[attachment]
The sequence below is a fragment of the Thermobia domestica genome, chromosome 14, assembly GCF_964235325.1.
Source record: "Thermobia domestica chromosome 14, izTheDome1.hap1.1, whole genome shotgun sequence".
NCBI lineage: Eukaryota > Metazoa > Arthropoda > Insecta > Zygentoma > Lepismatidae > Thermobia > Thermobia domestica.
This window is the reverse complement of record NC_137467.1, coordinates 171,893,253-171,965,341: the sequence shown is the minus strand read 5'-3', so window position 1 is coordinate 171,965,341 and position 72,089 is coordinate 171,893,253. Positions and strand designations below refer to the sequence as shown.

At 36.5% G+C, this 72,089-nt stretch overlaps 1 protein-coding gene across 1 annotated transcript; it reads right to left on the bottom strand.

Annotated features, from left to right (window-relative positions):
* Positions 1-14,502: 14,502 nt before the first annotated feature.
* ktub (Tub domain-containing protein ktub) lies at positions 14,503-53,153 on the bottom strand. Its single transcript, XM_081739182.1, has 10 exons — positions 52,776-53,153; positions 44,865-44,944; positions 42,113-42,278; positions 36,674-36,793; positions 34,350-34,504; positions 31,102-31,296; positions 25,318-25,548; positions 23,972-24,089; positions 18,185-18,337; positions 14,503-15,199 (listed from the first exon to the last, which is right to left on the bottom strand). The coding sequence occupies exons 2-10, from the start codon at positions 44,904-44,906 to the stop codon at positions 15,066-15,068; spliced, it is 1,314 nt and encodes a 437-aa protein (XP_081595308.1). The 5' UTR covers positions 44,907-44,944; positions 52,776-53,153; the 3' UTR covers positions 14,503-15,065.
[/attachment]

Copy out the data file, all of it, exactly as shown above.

The sequence below is a fragment of the Thermobia domestica genome, chromosome 14, assembly GCF_964235325.1.
Source record: "Thermobia domestica chromosome 14, izTheDome1.hap1.1, whole genome shotgun sequence".
NCBI lineage: Eukaryota > Metazoa > Arthropoda > Insecta > Zygentoma > Lepismatidae > Thermobia > Thermobia domestica.
This window is the reverse complement of record NC_137467.1, coordinates 171,893,253-171,965,341: the sequence shown is the minus strand read 5'-3', so window position 1 is coordinate 171,965,341 and position 72,089 is coordinate 171,893,253. Positions and strand designations below refer to the sequence as shown.

At 36.5% G+C, this 72,089-nt stretch overlaps 1 protein-coding gene across 1 annotated transcript; it reads right to left on the bottom strand.

Annotated features, from left to right (window-relative positions):
* Positions 1-14,502: 14,502 nt before the first annotated feature.
* ktub (Tub domain-containing protein ktub) lies at positions 14,503-53,153 on the bottom strand. Its single transcript, XM_081739182.1, has 10 exons — positions 52,776-53,153; positions 44,865-44,944; positions 42,113-42,278; positions 36,674-36,793; positions 34,350-34,504; positions 31,102-31,296; positions 25,318-25,548; positions 23,972-24,089; positions 18,185-18,337; positions 14,503-15,199 (listed from the first exon to the last, which is right to left on the bottom strand). The coding sequence occupies exons 2-10, from the start codon at positions 44,904-44,906 to the stop codon at positions 15,066-15,068; spliced, it is 1,314 nt and encodes a 437-aa protein (XP_081595308.1). The 5' UTR covers positions 44,907-44,944; positions 52,776-53,153; the 3' UTR covers positions 14,503-15,065.